Graphic: Timothy Alexander/African News Agency (ANA) – While workers rights must be respected, workers must be conscious of the damage caused by interruption in power supplies on the one hand and Eskom and government leaders must be more responsive to the demands and rights of the workers so as to reduce labour unrest, the writer says.
By David Monyae
South Africa is facing an energy crisis that has plunged the country into long hours of darkness as the energy utility, Eskom continues to implement load shedding. Just this September, the country has gone through 163 hours of stage 4 load shedding, 120 hours of stage 5 and 43 hours of stage 6 where 6,000 Megawatts of power is shed from the national grid.
Comments from the leadership
The Eskom leadership has explained that the power generation capacity of some of its key plants is severely constrained, which has resulted in the need to implement load shedding to protect the national grid and avert a possible total national blackout. South Africa has had recurring instances of load shedding since 2008, but the situation has deteriorated over the past two to three years, which saw Eskom implement stage 6 load shedding for the first time in 2019. There is even talk that the power utility may be forced to implement stage 7 and 8 should the generation problems persist. By the look of things, Eskom is a house in disarray.
Ageing power stations whose retirement is fast approaching, poor maintenance, constant breakdowns and operational failures, skills exodus, labour instability, mercenary consultants, and political interference are some of the factors that have undermined Eskom’s performance. About 13 of Eskom’s 17 power stations across the country have recorded an energy availability factor (EAF) of 60 percent or less in 2022 meaning that they only generate power 60 percent of the time. Five of the power stations have an EAF of less than 50 percent with Tutuka, one of Eskom’s biggest stations, being the worst performer only generating power 29 percent of the time.
The utility’s so-called big 10 power stations, which include Medupi, Kendal, Majuba, Lethabo, Matimba, Tutuka, Duvha, Matla, Kriel and Kusile, reportedly have experienced a 33 percent reduction in output over the past five years due to breakdowns and planned maintenance. The economic impact of load shedding is devastating. Stage 6 load shedding reportedly costs the South Africa R4 billion and millions of job opportunities. The energy crisis also led to the economy contracting by 0.7 percent in the second quarter of 2022.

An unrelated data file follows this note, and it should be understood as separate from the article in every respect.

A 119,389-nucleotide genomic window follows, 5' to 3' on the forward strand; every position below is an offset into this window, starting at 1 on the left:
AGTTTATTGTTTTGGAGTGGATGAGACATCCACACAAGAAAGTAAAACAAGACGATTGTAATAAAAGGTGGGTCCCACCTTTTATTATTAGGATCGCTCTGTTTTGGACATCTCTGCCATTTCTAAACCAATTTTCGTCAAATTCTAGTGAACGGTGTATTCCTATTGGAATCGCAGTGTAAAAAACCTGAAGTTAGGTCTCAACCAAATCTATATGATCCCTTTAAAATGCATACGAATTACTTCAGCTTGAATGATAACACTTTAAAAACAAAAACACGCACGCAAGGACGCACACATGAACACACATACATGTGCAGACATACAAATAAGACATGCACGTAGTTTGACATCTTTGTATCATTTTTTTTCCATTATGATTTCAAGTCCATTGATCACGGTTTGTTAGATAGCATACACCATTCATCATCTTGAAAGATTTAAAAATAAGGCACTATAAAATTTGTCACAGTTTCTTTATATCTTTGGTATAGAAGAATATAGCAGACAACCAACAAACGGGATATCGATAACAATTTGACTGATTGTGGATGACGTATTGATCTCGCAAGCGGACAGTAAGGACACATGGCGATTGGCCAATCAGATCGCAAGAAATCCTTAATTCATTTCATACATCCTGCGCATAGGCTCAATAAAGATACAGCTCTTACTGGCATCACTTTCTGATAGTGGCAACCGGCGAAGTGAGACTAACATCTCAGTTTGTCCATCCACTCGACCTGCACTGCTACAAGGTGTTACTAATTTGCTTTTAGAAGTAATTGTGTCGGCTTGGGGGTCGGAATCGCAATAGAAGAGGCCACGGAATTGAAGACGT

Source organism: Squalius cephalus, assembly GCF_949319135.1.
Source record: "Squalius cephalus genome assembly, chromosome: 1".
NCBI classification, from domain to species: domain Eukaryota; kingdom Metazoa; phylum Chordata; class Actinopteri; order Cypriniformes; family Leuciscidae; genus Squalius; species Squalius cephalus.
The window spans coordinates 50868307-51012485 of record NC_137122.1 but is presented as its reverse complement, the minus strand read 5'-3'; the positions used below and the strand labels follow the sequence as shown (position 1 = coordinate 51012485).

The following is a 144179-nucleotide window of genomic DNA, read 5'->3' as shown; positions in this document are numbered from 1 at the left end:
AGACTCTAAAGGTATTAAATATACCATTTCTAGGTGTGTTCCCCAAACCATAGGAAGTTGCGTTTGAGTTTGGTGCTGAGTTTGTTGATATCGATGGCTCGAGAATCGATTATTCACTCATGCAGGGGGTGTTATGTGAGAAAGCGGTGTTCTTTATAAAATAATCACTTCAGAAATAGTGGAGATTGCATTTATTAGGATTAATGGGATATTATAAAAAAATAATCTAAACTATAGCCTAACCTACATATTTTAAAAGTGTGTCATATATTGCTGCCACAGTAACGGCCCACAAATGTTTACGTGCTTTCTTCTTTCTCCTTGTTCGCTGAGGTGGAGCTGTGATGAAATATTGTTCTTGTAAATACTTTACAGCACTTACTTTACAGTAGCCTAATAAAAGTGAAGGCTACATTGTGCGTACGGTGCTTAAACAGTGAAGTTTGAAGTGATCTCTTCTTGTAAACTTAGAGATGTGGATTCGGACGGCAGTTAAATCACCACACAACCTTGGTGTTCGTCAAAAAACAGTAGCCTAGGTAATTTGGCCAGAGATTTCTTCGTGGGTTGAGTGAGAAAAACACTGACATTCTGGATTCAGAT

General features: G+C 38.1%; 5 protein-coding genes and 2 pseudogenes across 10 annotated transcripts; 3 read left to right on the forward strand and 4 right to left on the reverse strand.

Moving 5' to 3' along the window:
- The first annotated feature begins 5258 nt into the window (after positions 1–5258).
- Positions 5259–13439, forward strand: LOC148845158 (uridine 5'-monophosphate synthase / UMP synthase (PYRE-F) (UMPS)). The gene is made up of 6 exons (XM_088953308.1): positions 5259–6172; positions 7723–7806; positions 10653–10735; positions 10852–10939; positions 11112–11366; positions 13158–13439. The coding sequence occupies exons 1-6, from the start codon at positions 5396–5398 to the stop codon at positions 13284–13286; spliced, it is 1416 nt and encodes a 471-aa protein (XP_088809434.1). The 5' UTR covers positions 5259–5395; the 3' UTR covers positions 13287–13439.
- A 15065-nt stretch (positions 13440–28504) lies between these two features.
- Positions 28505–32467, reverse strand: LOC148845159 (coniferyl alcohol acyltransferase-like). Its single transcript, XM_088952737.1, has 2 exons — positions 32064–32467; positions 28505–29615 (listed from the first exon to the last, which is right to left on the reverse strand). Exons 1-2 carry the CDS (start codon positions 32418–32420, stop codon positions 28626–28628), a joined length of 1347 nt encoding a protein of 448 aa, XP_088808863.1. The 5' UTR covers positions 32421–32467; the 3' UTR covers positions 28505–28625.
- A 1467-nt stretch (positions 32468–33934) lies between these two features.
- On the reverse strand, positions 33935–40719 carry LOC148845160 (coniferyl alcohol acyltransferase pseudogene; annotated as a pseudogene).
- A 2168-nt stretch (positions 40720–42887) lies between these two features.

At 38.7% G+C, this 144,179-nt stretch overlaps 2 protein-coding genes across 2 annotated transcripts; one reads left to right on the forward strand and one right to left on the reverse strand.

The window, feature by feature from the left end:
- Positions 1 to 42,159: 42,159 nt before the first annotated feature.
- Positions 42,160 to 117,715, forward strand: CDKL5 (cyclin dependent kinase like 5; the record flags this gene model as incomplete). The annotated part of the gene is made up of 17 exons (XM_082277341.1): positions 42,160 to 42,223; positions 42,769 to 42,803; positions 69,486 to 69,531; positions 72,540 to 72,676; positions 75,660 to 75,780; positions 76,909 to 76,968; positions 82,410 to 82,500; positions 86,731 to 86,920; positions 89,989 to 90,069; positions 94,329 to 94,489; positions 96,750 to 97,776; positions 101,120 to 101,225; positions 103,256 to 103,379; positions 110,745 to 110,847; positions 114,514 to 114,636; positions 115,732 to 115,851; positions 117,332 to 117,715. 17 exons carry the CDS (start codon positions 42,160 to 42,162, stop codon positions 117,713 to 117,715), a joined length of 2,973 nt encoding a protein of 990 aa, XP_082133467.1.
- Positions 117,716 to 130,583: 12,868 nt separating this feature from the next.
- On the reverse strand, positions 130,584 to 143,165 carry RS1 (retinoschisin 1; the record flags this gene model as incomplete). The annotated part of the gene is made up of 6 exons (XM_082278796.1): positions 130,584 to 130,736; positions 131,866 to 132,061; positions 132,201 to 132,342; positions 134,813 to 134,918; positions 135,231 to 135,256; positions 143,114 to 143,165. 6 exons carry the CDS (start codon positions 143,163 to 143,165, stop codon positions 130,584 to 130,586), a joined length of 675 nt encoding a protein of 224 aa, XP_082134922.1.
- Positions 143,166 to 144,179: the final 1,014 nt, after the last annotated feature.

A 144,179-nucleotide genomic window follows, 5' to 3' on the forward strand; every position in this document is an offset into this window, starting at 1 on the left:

It goes without saying that if the energy crisis persists unresolved, the government’s National Development Plan (NDP) will be dead in the water. All national development aspirations will amount to little more than words without secure and reliable energy supply.
Ramifications on the economy
The crisis undermines the government’s efforts at addressing the triple challenges of unemployment, poverty and inequality which will only get worse. Moreover, Eskom’s implosion presents a very real national security threat as public unrest of the kind seen in July 2021 or even worse if the growing disquiet over economic hardships induced by the energy crisis is not swiftly resolved. As such, urgent and drastic interventions are needed to address the energy deficit.
President Cyril Ramaphosa’s administration has already made a number of proposals which the government will implement as it combats the crisis. The proposals are centred on expanding the energy generation capacity. Among the proposals is the revival of the renewable energy procurement programme which will see the procurement of wind, solar and gas power of up to 10,000MW.
The role of the private sector
Other measures include drafting in the private sector into the energy market, which will allow it to sell power to Eskom, allowing municipalities to procure power independently and appointing a new management team at Eskom. Improving the energy availability factor at Eskom’s power stations will be key to resolving the power situation.
However, the country’s energy deficit is not just a technical problem but political one as well. Part of what has caused Eskom’s poor performance is corruption. The utility got into questionable contracts and people of questionable merit and integrity were appointed to positions of leadership through the ANC’s infamous cadre deployment policy.
Ramaphosa came into power pledging to deal with the scourge of corruption that had engulfed government institutions even affecting state-owned enterprises such as Eskom. Therefore, it is important for the President to walk the talk on fighting corruption if his government is to stand a chance in turning Eskom around. South Africa needs a new energy strategy beyond the short-term band-aid measures that have characterised the government’s approach thus far.
Other key players
The government must lead an inclusive and multistakeholder-dialogue on the energy to come up with solutions that will advance South Africa’s energy security in a just and equitable manner consistent with the country’s national interest. Such an inclusive and broad-based approach will give the government the political capital and support it needs to take decisive action to address the energy crisis.
Moreover, there is need for a sense of patriotism among Eskom employees whose strikes have contributed to increased load shedding. While workers rights must be respected, workers must be conscious of the damage caused by interruption in power supplies on the one hand and Eskom and government leaders must be more responsive to the demands and rights of the workers so as to reduce labour unrest.
Monyae is the Co-Director of the University of Johannesburg Centre for Africa-China Studies.